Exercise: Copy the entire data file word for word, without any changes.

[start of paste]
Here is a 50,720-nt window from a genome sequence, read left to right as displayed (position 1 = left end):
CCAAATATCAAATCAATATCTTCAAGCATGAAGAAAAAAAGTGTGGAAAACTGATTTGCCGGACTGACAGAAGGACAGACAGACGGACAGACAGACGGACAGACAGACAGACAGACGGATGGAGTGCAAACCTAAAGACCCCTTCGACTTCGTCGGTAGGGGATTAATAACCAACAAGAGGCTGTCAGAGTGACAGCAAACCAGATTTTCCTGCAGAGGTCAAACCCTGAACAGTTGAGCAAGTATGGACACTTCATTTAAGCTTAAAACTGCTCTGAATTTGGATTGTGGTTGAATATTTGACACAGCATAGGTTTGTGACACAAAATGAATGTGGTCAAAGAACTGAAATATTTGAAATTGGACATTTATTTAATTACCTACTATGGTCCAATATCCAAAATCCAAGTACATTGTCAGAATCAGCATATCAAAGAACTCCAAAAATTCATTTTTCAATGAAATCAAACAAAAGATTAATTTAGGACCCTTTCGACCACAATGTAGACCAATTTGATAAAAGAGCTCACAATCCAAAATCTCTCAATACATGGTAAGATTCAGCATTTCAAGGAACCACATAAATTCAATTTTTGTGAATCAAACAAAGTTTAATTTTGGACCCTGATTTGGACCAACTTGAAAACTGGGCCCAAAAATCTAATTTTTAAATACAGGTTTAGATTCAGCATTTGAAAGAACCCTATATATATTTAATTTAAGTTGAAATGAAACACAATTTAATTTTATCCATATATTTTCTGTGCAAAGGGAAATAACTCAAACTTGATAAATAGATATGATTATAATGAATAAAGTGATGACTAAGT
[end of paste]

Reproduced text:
Here is a 50,720-nt window from a genome sequence, read left to right as displayed (position 1 = left end):
CCAAATATCAAATCAATATCTTCAAGCATGAAGAAAAAAAGTGTGGAAAACTGATTTGCCGGACTGACAGAAGGACAGACAGACGGACAGACAGACGGACAGACAGACAGACAGACGGATGGAGTGCAAACCTAAAGACCCCTTCGACTTCGTCGGTAGGGGATTAATAACCAACAAGAGGCTGTCAGAGTGACAGCAAACCAGATTTTCCTGCAGAGGTCAAACCCTGAACAGTTGAGCAAGTATGGACACTTCATTTAAGCTTAAAACTGCTCTGAATTTGGATTGTGGTTGAATATTTGACACAGCATAGGTTTGTGACACAAAATGAATGTGGTCAAAGAACTGAAATATTTGAAATTGGACATTTATTTAATTACCTACTATGGTCCAATATCCAAAATCCAAGTACATTGTCAGAATCAGCATATCAAAGAACTCCAAAAATTCATTTTTCAATGAAATCAAACAAAAGATTAATTTAGGACCCTTTCGACCACAATGTAGACCAATTTGATAAAAGAGCTCACAATCCAAAATCTCTCAATACATGGTAAGATTCAGCATTTCAAGGAACCACATAAATTCAATTTTTGTGAATCAAACAAAGTTTAATTTTGGACCCTGATTTGGACCAACTTGAAAACTGGGCCCAAAAATCTAATTTTTAAATACAGGTTTAGATTCAGCATTTGAAAGAACCCTATATATATTTAATTTAAGTTGAAATGAAACACAATTTAATTTTATCCATATATTTTCTGTGCAAAGGGAAATAACTCAAACTTGATAAATAGATATGATTATAATGAATAAAGTGATGACTAAGT